Antibiotic regimens for management of intra-amniotic infection

It would seem prudent to start antibiotics to women with clinical intra-amniotic infection because the consequences of not doing so are potentially dangerous.

RHL Commentary by Yusuf L

1. EVIDENCE SUMMARY

Two trials were included in the review. One trial compared an intrapartum regimen of ampicillin plus gentamycin for reducing postpartum infection to the same regimen postpartum (1). Immediate intrapartum treatment seemed to be more effective in reducing neonatal sepsis (relative risk; RR: 0.08, 95% confidential interval CI: 0.00–1.44) and neonatal pneumonia (RR: 0.15, 95% CI: 0.01 to 2.92). The second trial compared a regimen of ampicillin plus gentamycin with ampicillin plus gentamycin plus clindamycin. With both regimens there were similar numbers of newborn complications and fewer cases of postpartum endometritis. However, given that only two trials involving 181 women were eligible for inclusion, the confidence intervals are wide and the evidence base is quite weak.

The review seems to have been conducted satisfactorily.

2. RELEVANCE TO UNDER-RESOURCED SETTINGS

2.1. Magnitude of the problem

Intra-amniotic infection is a serious complication of pregnancy. It can lead to postpartum endometritis as well as systemic infection. Clinical and subclinical infections contribute to a sizeable proportion of preterm labour cases. In a series of patients admitted to hospital with a diagnosis of preterm labour 10% had positive bacteriological culture (2). Among term patients the prevalence rate of subclinical infection was estimated around 1–5% (3).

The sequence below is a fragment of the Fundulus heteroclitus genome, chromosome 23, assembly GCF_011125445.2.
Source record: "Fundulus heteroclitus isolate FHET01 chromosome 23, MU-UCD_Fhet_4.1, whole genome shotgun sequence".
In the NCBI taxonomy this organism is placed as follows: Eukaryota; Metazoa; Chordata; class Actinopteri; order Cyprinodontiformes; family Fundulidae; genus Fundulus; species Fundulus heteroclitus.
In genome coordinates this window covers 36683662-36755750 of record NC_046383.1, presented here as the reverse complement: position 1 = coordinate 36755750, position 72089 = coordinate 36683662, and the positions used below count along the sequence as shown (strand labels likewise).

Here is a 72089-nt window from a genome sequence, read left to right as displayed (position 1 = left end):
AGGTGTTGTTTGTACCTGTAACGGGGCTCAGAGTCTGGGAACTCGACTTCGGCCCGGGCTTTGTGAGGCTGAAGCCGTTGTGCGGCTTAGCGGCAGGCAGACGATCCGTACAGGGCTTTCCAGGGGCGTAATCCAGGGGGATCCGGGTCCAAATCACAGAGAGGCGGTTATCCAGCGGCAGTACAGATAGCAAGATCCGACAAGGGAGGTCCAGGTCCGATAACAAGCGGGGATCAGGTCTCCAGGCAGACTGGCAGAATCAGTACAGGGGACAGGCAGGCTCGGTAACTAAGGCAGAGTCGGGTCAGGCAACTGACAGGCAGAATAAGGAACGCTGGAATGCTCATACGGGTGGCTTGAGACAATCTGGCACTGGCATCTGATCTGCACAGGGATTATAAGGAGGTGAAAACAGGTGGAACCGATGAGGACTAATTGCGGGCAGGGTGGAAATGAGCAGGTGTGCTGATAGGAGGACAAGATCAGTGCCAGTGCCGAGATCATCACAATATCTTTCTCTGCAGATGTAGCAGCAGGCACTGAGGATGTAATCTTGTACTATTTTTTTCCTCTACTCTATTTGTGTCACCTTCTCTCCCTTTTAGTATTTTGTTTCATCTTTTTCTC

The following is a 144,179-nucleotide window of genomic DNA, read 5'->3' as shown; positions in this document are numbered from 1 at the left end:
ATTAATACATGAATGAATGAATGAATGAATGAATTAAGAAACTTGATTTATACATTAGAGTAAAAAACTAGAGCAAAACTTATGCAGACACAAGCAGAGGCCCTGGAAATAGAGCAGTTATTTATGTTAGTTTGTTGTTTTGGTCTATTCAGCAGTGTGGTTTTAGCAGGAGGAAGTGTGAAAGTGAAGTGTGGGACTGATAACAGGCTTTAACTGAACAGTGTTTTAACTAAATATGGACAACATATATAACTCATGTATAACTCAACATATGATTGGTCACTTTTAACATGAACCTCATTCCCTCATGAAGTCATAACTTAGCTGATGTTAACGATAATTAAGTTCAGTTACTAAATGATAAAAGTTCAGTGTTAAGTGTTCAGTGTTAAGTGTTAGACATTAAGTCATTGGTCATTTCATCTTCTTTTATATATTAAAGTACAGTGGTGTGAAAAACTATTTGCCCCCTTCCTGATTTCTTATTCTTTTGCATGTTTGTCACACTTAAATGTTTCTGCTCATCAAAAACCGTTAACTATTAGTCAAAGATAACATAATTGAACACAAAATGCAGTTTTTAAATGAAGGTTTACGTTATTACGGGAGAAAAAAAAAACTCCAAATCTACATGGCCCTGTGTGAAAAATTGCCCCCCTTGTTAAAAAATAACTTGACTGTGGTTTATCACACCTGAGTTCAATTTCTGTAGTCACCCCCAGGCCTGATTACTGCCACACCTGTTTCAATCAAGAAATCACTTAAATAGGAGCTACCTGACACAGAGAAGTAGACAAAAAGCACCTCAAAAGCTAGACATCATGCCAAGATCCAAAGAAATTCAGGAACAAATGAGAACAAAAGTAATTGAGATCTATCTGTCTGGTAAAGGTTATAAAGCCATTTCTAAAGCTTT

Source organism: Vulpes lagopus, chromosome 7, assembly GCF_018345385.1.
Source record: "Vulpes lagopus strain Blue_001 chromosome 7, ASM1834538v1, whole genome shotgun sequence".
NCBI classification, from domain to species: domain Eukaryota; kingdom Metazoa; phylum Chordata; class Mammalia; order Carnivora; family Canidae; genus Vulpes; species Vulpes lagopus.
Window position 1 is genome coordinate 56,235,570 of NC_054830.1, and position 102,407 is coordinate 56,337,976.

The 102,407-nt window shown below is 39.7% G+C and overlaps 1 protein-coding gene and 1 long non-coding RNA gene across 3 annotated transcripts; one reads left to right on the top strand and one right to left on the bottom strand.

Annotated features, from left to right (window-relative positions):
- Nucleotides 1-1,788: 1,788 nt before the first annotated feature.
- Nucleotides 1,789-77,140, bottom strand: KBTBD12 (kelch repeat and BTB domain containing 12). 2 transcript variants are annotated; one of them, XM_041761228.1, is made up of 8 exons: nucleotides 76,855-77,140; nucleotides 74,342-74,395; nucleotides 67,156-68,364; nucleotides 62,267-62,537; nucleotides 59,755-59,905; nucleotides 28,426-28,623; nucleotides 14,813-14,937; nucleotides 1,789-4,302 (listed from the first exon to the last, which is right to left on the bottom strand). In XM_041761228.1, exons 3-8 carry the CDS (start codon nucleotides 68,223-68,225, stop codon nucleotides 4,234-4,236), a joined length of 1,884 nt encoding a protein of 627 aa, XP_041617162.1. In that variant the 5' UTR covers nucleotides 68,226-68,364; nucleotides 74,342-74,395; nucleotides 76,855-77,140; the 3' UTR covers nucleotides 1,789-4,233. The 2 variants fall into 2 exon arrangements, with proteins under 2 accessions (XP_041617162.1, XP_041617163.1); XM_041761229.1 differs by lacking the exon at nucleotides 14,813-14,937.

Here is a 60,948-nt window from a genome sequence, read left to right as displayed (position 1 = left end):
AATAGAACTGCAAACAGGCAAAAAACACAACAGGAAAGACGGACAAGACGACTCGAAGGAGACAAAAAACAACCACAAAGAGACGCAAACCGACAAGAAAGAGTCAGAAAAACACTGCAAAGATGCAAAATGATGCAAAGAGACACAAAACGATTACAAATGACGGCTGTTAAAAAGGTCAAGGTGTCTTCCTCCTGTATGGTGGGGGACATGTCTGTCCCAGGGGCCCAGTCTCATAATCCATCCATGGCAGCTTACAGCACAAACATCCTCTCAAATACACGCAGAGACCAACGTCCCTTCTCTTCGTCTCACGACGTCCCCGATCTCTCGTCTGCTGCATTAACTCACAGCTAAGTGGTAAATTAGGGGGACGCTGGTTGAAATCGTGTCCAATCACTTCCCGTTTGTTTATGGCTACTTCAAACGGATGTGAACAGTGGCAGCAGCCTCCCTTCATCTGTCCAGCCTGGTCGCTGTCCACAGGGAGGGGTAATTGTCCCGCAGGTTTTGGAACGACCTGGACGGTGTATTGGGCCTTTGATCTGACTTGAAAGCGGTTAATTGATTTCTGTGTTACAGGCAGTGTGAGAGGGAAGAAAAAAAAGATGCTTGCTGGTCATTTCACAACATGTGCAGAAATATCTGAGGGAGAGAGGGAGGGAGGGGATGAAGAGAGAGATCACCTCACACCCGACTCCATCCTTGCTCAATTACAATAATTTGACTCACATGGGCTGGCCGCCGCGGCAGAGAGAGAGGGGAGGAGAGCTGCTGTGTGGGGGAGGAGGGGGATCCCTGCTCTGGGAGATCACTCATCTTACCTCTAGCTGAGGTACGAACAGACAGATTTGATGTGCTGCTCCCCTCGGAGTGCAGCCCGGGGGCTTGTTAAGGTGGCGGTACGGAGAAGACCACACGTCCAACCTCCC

2.2 Applicability of the results

The two trials included in the review were conducted in the U.S.A, where access to laboratory investigations and appropriate antimicrobial regimen are likely to be better than low- and middle-income countries. However, the paucity of sufficient data makes the issue of applicability of the results of the review less relevant.

2.3. Implementation of the intervention

While the evidence base is not strong, it would seem prudent to start antibiotics to women with clinical intra-amniotic infection because the consequences of not doing so are potentially dangerous. Since most infections seem to be polymicrobial a combined regimen effective against Gram-positive and Gram-negative organisms based on the local flora and resistance patterns is recommended

3. Research

There is a need for randomized controlled trials in low-income countries to evaluate optimal antibiotic regimens.

References

  • Gibbs RS, Duff P. Progress in pathogenesis and management of clinical intraamniotic infection.. American journal of obstetrics and gynecology 1991;164:1317-1326.
  • Yoon BH, Romero R, Moon JB, Shim S-S, Kim M, Kim G, Jun JK. Clinical significance of intra-amniotic inflammation in patients with preterm labor and intact membranes. American journal of obstetrics and gynecology 2001;5:1130-1136.
  • Sweet RL, Gibbs RS. Intraamniotic infections (intrauterine infection in late pregnancy). Infectious Diseases of the Female Genital Tract. Baltimore: Williams and Wilkins 1985 .

This document should be cited as: Yusuf L. Antibiotic regimens for management of intra-amniotic infection: RHL commentary (last revised: 31 August 2004). The WHO Reproductive Health Library; Geneva: World Health Organization.

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